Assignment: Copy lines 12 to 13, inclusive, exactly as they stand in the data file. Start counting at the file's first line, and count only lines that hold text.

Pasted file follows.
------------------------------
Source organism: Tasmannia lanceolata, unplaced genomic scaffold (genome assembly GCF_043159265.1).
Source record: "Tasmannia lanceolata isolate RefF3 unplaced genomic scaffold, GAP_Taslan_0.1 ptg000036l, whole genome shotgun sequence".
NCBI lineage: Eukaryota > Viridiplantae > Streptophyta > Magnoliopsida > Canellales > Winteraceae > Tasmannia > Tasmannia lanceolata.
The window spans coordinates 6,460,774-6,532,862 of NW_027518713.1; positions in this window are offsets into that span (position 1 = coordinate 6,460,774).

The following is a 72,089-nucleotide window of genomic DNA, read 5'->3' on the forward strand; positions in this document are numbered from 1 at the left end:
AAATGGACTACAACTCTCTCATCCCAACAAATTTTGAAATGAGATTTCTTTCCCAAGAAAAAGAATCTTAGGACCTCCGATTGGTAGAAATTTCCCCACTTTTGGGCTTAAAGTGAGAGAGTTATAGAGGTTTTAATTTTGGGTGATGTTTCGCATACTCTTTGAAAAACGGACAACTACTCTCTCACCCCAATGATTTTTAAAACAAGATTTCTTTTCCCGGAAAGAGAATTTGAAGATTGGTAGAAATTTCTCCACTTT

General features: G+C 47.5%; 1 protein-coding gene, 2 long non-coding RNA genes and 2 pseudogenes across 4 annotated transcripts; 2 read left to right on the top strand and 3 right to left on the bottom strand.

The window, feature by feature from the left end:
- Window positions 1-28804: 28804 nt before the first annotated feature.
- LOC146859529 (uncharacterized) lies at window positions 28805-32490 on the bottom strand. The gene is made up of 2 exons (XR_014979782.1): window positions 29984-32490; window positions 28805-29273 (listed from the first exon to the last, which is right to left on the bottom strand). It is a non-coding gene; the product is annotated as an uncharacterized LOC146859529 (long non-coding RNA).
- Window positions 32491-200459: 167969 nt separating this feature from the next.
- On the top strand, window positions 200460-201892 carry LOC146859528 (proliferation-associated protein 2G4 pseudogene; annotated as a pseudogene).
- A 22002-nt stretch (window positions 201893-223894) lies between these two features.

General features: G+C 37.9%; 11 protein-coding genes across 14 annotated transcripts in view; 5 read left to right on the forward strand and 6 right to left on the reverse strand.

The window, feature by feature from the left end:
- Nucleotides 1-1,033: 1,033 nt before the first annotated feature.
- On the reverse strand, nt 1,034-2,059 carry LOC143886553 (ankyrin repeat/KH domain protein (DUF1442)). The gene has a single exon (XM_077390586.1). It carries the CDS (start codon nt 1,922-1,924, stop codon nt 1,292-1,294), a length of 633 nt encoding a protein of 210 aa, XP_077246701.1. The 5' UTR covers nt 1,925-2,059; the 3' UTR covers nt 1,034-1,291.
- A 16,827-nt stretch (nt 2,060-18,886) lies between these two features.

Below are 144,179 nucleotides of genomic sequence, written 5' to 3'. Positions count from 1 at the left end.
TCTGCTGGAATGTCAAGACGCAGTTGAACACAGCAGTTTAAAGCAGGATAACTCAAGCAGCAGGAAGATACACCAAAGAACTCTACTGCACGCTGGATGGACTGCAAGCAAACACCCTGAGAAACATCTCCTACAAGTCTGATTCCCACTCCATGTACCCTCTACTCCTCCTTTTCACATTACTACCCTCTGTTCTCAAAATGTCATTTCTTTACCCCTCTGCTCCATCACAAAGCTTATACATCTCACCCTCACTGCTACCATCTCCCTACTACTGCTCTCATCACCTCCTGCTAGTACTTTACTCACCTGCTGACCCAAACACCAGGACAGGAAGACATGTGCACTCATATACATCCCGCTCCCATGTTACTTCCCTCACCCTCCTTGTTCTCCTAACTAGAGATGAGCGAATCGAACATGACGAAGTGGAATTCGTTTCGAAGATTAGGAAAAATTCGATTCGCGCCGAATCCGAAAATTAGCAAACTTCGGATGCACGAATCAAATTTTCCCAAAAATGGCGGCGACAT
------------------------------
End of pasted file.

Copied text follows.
- On the top strand, window positions 200460-201892 carry LOC146859528 (proliferation-associated protein 2G4 pseudogene; annotated as a pseudogene).
- A 22002-nt stretch (window positions 201893-223894) lies between these two features.